Officials mull future of Trail Boss

Government contracting officials are considering ways to use the now-discontinued

Trail Boss contracting training program to provide management and security

training for next-generation agency IT staff.

At the annual "Roundup" of Trail Boss graduates in Williamsburg, Va.,

this week, Trail Boss Interagency Committee chairman Larry Simon said the

Trail Boss program was "on a course to perish" unless steps were taken to

preserve the network of 900 Trail Boss graduates still active in government.

"Trail Boss features the best IT-management minds and network in the

federal government," Simon said. "Future IT leaders need the Trail Boss

community to succeed."

Simon wants to use Trail Bosses in ways that could help the federal

government train and retain IT managers. "The whole idea is how can we use

the network to help keep IT professionals in government," said Simon, a

program manager with the Environmental Protection Agency.

Trail Boss was launched in the early 1990s to train agency contracting

officers to administer cumbersome indefinite-delivery, indefinite-quantity

contracts then being used to feed the government's appetite for desktop

computers. When the big contracts faded away after procurement reform, Trail

Boss lost much of its drive.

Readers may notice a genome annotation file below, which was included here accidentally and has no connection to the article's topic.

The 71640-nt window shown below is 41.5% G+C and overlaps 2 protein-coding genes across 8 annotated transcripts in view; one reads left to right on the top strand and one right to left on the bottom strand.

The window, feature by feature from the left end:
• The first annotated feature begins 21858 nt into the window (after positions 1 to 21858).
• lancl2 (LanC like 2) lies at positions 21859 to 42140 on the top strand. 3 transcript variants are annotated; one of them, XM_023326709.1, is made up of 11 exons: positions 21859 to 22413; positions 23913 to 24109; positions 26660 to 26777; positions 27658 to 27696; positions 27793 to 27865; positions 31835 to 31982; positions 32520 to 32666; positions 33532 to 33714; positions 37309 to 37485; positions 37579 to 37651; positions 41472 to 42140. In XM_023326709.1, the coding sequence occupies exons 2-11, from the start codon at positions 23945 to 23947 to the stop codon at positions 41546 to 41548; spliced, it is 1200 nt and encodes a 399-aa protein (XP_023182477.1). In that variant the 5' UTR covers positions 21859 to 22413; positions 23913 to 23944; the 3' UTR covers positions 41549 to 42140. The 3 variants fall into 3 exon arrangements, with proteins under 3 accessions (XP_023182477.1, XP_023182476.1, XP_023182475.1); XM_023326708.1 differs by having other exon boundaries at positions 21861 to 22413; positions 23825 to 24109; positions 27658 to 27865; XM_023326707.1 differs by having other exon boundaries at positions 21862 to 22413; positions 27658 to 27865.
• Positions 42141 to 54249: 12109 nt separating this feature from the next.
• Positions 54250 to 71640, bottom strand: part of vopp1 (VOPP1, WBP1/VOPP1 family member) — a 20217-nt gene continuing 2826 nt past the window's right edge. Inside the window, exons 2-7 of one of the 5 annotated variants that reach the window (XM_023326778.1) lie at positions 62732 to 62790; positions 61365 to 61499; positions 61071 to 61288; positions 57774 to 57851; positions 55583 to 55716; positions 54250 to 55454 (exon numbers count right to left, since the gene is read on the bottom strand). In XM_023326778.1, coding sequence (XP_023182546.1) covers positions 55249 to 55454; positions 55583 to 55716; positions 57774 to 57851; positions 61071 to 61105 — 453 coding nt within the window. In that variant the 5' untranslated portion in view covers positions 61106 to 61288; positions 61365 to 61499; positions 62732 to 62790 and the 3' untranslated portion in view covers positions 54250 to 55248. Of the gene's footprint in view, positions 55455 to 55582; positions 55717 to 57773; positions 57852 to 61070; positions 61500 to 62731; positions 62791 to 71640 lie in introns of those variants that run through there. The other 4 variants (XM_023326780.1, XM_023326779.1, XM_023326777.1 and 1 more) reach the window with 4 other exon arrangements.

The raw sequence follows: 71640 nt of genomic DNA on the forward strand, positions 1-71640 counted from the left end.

Last year the program was discontinued. "Trail Boss did not keep up

with the times," said one agency IT manager here this week. In its place,

the General Services Administration launched STAR, a broader educational

program designed to give senior agency managers a grounding in project and

program management skills in technology, business and finance.

Now some officials believe remnants of the Trail Boss program should

be preserved to support junior- and mid-level managers who might not be

covered by STAR.

Among the ideas floated this week:

* Expand the Trail Boss network of graduates to include alumni who have

moved to the private sector.

* Create a Trail Boss workgroup to promote Internet security awareness

and training.

* Use the network to create a project management initiative for junior

IT professionals.

* Create a formal mentoring program for the next generation of IT leaders.

* Set up a series of meetings so Trail Boss and STAR program graduates

can convene and share ideas.


  • Defense
    Ryan D. McCarthy being sworn in as Army Secretary Oct. 10, 2019. (Photo credit: Sgt. Dana Clarke/U.S. Army)

    Army wants to spend nearly $1B on cloud, data by 2025

    Army Secretary Ryan McCarthy said lack of funding or a potential delay in the JEDI cloud bid "strikes to the heart of our concern."

  • Congress
    Rep. Jim Langevin (D-R.I.) at the Hack the Capitol conference Sept. 20, 2018

    Jim Langevin's view from the Hill

    As chairman of of the Intelligence and Emerging Threats and Capabilities subcommittee of the House Armed Services Committe and a member of the House Homeland Security Committee, Rhode Island Democrat Jim Langevin is one of the most influential voices on cybersecurity in Congress.

Stay Connected


Sign up for our newsletter.

I agree to this site's Privacy Policy.